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My question regards the notion of negative rights. Personally, I believe the notion of “rights” is itself a human creation, and that rights do not ultimately exist outside of this creation. Rights come from nowhere else but humans. This being the case would seem to imply that all rights would, by definition, be positive, even if means determining a right not to do something. Humans desicion-making process itself entails deciding to do, or not to do something, or allowing, or not allowing something to be done, all of which have been positively decided. What am I not understanding?

As best I can tell, you may be confusing two different senses of the word "positive." When philosophers refer to your "positive" right, as opposed to your "negative" right, they typically mean your right to have some good or service provided to you, as opposed to your right not to be interfered with in some activity. So (putting it a bit simplistically perhaps) a right to adequate health care would be a positive right, while a right to speak freely in a public park would be a negative right. But philosophers also use the word "positive" to label rights that are conferred by explicit human decrees, such as rights conferred on citizens by the decrees of legislatures or courts. The contrast is often with "natural" rights, which are supposed to be rights that we possess regardless of any human decree. You seem to be saying that all of our rights are positive rights in this second sense, which -- even if true -- wouldn't imply that all of our rights are positive rights in the first sense. A legislature or...

I'm told it's arguable that when people say, "Water is H20", what they mean is, "The stuff from around here that we call water has the molecular structure H2O." Well, what about ethical claims? When people say "Killing is wrong", do they really mean "Killing is wrong in all circumstances, times and places"? Or are they saying something more like, "According to the normal values from around here, killing is wrong"?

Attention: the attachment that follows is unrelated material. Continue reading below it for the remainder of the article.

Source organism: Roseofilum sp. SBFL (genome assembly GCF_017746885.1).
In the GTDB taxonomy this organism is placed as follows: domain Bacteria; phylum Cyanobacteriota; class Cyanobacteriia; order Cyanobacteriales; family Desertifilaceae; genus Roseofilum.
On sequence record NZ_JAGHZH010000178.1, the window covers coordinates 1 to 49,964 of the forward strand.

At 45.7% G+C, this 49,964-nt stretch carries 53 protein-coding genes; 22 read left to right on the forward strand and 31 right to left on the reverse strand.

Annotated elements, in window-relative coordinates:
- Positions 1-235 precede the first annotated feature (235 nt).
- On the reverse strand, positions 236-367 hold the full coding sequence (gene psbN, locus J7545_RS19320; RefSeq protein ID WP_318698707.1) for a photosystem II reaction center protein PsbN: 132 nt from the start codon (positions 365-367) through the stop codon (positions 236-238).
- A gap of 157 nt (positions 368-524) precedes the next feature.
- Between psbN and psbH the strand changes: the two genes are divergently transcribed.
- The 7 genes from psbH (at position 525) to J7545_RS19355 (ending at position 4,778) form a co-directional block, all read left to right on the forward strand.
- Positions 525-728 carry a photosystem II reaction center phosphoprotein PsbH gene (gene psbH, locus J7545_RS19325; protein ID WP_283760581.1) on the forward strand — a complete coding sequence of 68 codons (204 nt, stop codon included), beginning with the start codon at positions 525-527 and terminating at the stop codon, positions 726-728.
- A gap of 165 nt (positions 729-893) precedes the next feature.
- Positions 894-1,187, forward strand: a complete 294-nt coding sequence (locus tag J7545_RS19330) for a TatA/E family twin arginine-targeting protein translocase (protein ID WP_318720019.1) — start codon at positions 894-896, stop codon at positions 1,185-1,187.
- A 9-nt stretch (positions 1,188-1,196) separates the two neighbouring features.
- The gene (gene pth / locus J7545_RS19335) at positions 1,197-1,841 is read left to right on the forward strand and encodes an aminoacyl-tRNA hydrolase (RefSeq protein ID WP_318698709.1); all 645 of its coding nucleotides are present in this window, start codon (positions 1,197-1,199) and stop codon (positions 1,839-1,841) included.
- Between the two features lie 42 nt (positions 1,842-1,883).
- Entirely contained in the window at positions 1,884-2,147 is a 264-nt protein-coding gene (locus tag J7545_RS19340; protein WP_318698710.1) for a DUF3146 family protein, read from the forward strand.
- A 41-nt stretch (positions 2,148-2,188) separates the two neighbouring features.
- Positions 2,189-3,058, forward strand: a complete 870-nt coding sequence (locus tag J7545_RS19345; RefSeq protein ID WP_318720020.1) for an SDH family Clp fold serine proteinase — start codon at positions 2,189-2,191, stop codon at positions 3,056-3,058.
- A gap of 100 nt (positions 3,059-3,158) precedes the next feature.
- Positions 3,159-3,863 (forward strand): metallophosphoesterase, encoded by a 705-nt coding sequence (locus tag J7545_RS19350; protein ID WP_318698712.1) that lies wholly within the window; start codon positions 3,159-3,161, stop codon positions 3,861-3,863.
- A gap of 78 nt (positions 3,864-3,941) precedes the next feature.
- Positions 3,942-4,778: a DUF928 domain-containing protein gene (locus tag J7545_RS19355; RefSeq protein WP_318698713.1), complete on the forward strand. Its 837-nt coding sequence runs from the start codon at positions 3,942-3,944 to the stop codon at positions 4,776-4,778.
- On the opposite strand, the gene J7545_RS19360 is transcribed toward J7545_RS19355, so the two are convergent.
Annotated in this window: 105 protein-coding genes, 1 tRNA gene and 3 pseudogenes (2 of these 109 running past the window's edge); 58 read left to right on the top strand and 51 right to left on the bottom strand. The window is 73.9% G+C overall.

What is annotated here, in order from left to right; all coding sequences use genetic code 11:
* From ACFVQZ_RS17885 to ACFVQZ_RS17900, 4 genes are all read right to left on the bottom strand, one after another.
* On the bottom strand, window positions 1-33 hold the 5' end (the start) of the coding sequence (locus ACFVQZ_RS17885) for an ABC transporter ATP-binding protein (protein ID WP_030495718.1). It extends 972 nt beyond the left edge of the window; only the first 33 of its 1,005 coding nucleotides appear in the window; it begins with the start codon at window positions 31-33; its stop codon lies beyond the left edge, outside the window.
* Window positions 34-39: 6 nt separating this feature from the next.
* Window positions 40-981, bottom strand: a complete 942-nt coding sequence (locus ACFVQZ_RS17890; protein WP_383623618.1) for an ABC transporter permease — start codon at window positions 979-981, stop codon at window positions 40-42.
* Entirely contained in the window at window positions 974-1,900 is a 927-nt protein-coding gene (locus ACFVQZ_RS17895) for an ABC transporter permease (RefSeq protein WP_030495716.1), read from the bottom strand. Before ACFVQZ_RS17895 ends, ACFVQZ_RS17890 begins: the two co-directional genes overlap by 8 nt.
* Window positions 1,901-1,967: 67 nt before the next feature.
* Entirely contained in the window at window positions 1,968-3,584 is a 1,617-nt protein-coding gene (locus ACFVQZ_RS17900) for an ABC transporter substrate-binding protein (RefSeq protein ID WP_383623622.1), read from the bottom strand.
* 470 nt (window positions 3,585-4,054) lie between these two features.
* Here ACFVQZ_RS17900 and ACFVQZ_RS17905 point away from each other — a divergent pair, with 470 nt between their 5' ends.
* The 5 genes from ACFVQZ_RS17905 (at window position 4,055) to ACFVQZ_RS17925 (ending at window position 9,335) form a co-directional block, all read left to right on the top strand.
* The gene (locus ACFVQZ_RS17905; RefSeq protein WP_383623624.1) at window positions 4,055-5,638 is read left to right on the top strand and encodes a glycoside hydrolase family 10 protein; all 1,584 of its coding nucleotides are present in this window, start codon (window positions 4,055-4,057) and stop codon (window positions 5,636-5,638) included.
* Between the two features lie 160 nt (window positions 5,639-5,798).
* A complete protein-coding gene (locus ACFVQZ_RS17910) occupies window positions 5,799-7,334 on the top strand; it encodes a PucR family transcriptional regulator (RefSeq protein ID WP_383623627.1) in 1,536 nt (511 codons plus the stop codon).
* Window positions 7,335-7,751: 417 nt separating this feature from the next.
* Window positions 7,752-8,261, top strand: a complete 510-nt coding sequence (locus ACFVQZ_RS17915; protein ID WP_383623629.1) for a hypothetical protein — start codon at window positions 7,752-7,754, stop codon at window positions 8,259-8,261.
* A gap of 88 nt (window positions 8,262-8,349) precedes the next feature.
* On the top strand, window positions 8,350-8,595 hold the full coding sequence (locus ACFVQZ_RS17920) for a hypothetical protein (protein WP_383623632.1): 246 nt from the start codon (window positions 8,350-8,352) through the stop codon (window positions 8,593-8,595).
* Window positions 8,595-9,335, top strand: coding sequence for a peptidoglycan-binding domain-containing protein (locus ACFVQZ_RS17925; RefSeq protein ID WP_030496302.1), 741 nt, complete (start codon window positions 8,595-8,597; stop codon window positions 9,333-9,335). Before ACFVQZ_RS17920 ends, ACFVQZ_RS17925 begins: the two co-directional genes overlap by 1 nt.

One might ask why people would hedge the original claim, "Water is H2O," and intend to assert only the presumably weaker claim "The stuff from around here that we call 'water' has the molecular structure H2O." Is it that they don't want to identify water with the molecule H2O but merely want to assert that water is constituted by molecules of H2O? Or is it that they want to hedge against possibilities like Hilary Putnam's Twin Earth, where what the residents call "water" is macroscopically just like H2O but is in fact identical to (or constituted by) a different molecule that Putnam abbreviates "XYZ"? Either of those reasons for hedging the original claim seems to me to be too abstruse to explain the hedging (if any) done by ordinary speakers of the language. But I can't think of a third explanation. So I'm not sure how to compare this case to the assertion "Killing is wrong" or to the hedged version, "According to the normal values around here, killing is wrong." My hunch about ordinary...

Premise 1: If God does not exist, objective moral values and duties do not exist. Premise 2: Objective moral values and duties do exist. Conclusion: Therefore, God exists. Can we accept the conclusion above as valid or even fact?

The argument itself is logically valid -- indeed, formally valid. It uses only modus tollens and the rule that "P" and "~ ~ P" are equivalent, both of which are valid rules of inference. However, I think the argument is unsound -- and therefore I think it fails to establish its conclusion -- because Premise 1 is false, at least if Premise 1 is meant as a strict conditional. (I think it's also false if it's meant as a material conditional, but that's more controversial.) For excellent discussion of Premise 1, I recommend this article and this collection of essays .

Is it consistent to be a libertarian while opposing suicide on moral grounds?

I'm no expert on libertarianism in political philosophy, but I think I can answer this one: Yes. As I understand it, political libertarianism is a position concerning the legitimate power of the state. One can consistently oppose suicide on moral grounds while maintaining that the state has no business interfering with suicide. One can consistently think that, for various reasons, one morally ought not commit suicide while also thinking that the law should keep out of it. Indeed, a particularly strong distinction between "immoral" and "illegal" seems to lie at the heart of the libertarian outlook.